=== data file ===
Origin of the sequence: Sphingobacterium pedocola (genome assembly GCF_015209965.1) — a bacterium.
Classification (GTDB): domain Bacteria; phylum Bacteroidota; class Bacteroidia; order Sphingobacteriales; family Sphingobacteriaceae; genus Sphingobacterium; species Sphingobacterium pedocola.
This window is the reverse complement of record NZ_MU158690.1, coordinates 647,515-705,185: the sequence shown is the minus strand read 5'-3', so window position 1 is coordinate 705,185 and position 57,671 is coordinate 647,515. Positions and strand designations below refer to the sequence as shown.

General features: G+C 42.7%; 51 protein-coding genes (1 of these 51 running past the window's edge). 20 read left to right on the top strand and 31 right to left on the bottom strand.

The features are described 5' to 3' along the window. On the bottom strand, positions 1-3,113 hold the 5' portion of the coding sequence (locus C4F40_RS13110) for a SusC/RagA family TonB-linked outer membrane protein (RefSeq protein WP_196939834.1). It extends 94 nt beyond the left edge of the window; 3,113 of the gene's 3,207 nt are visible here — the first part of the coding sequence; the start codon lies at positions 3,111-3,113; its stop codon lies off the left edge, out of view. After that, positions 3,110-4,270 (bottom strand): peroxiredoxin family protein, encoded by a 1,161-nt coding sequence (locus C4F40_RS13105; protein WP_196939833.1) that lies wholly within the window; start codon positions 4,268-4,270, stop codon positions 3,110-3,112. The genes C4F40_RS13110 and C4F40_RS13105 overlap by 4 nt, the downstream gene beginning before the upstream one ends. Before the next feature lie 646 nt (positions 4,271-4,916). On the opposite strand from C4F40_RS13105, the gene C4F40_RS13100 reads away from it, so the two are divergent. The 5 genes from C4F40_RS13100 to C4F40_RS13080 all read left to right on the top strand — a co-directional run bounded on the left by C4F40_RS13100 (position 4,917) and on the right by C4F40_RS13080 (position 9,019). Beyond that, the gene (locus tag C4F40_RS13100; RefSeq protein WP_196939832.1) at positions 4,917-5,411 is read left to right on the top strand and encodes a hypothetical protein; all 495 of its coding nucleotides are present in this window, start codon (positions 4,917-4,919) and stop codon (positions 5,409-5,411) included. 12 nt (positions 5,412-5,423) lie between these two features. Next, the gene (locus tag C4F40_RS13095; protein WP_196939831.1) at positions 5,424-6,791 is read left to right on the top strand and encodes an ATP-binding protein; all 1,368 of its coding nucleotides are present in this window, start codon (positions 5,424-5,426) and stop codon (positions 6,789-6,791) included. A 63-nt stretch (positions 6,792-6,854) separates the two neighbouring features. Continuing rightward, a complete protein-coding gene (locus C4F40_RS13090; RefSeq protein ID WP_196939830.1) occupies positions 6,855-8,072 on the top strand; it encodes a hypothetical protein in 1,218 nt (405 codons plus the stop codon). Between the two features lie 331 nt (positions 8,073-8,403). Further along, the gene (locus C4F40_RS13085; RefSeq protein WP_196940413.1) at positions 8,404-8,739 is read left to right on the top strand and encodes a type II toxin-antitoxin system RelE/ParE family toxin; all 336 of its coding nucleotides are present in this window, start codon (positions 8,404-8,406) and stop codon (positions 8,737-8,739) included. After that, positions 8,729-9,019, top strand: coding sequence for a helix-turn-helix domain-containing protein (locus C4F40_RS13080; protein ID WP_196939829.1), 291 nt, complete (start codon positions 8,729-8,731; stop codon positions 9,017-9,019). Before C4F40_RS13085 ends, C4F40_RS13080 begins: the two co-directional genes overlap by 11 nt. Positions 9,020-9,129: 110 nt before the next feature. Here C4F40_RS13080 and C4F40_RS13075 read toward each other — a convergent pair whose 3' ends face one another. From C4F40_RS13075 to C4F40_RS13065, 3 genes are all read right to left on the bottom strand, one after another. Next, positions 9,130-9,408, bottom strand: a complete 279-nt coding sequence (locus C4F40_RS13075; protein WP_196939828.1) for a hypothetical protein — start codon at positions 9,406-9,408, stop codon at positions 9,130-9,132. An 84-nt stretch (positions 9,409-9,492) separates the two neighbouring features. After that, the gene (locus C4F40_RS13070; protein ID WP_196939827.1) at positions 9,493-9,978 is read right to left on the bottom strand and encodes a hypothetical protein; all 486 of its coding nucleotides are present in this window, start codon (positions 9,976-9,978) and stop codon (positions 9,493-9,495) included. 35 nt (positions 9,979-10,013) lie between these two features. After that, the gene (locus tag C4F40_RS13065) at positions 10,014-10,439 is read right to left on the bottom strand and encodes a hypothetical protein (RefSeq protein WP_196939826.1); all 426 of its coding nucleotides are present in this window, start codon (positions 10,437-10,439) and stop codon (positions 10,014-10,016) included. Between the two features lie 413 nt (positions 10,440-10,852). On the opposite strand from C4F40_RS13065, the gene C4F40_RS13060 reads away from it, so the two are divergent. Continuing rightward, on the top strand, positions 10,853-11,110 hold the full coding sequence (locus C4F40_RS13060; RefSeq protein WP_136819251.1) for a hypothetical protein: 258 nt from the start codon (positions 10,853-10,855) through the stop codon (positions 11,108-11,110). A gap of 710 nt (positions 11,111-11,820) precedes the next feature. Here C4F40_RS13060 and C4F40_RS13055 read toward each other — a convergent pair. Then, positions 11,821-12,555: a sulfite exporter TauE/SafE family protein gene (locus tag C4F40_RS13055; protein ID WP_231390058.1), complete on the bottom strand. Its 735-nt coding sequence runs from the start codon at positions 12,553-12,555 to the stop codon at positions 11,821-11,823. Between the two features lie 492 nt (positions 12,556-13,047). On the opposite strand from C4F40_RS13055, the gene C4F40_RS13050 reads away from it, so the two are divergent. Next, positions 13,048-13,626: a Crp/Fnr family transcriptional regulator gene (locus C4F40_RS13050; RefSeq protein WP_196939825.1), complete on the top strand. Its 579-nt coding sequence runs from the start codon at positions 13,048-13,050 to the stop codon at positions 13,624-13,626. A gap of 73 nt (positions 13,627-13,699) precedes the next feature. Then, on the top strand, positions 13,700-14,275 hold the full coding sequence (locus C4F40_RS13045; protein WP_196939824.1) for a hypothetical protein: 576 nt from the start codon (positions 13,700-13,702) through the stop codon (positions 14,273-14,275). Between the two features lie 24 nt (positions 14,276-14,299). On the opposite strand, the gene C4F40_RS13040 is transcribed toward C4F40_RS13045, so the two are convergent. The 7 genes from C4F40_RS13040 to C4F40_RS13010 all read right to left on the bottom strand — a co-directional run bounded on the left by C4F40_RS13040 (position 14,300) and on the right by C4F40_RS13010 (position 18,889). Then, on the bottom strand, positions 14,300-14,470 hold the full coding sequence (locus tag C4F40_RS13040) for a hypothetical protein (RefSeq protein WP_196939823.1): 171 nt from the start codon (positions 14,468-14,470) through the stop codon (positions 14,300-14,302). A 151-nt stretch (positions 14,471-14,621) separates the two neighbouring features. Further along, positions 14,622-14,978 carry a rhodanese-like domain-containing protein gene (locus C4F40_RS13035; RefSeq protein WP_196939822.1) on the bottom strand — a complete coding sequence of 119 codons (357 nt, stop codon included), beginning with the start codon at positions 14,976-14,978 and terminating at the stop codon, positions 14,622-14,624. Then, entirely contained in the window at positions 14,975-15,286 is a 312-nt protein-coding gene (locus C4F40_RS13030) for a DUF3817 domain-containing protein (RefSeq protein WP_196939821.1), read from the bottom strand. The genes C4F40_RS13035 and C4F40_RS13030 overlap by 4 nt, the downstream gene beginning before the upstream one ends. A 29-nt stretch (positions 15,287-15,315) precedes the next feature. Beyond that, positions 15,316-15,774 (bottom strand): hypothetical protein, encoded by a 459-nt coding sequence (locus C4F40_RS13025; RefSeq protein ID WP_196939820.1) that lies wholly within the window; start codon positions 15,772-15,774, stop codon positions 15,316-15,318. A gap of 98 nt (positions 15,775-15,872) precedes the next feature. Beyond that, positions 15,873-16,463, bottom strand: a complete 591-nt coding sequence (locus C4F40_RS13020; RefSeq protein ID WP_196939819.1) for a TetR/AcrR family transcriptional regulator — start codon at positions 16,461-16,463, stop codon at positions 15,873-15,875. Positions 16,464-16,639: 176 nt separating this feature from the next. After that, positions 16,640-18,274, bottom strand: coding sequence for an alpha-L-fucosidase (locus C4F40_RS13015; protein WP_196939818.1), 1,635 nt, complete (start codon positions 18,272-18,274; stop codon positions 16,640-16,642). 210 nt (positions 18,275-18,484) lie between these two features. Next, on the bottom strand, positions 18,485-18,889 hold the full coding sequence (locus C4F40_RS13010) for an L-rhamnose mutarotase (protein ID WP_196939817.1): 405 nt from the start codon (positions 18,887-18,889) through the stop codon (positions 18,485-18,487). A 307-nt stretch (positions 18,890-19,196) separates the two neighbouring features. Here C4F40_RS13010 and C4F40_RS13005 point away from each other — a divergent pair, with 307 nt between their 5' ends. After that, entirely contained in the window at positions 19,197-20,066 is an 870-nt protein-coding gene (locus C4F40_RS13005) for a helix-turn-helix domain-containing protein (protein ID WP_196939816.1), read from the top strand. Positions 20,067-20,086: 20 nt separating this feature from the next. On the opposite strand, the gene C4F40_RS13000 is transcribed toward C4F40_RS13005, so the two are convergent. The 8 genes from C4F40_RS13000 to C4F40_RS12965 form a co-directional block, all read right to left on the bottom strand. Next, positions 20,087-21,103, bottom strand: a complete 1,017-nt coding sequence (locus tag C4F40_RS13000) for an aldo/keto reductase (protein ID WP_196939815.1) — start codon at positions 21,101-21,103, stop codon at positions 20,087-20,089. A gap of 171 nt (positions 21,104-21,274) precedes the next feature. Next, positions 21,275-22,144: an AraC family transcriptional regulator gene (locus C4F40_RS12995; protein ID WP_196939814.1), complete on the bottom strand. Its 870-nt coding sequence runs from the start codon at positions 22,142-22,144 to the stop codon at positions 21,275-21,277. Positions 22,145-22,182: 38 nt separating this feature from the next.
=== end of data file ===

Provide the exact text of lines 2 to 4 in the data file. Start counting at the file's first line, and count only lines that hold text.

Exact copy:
Classification (GTDB): domain Bacteria; phylum Bacteroidota; class Bacteroidia; order Sphingobacteriales; family Sphingobacteriaceae; genus Sphingobacterium; species Sphingobacterium pedocola.
This window is the reverse complement of record NZ_MU158690.1, coordinates 647,515-705,185: the sequence shown is the minus strand read 5'-3', so window position 1 is coordinate 705,185 and position 57,671 is coordinate 647,515. Positions and strand designations below refer to the sequence as shown.

General features: G+C 42.7%; 51 protein-coding genes (1 of these 51 running past the window's edge). 20 read left to right on the top strand and 31 right to left on the bottom strand.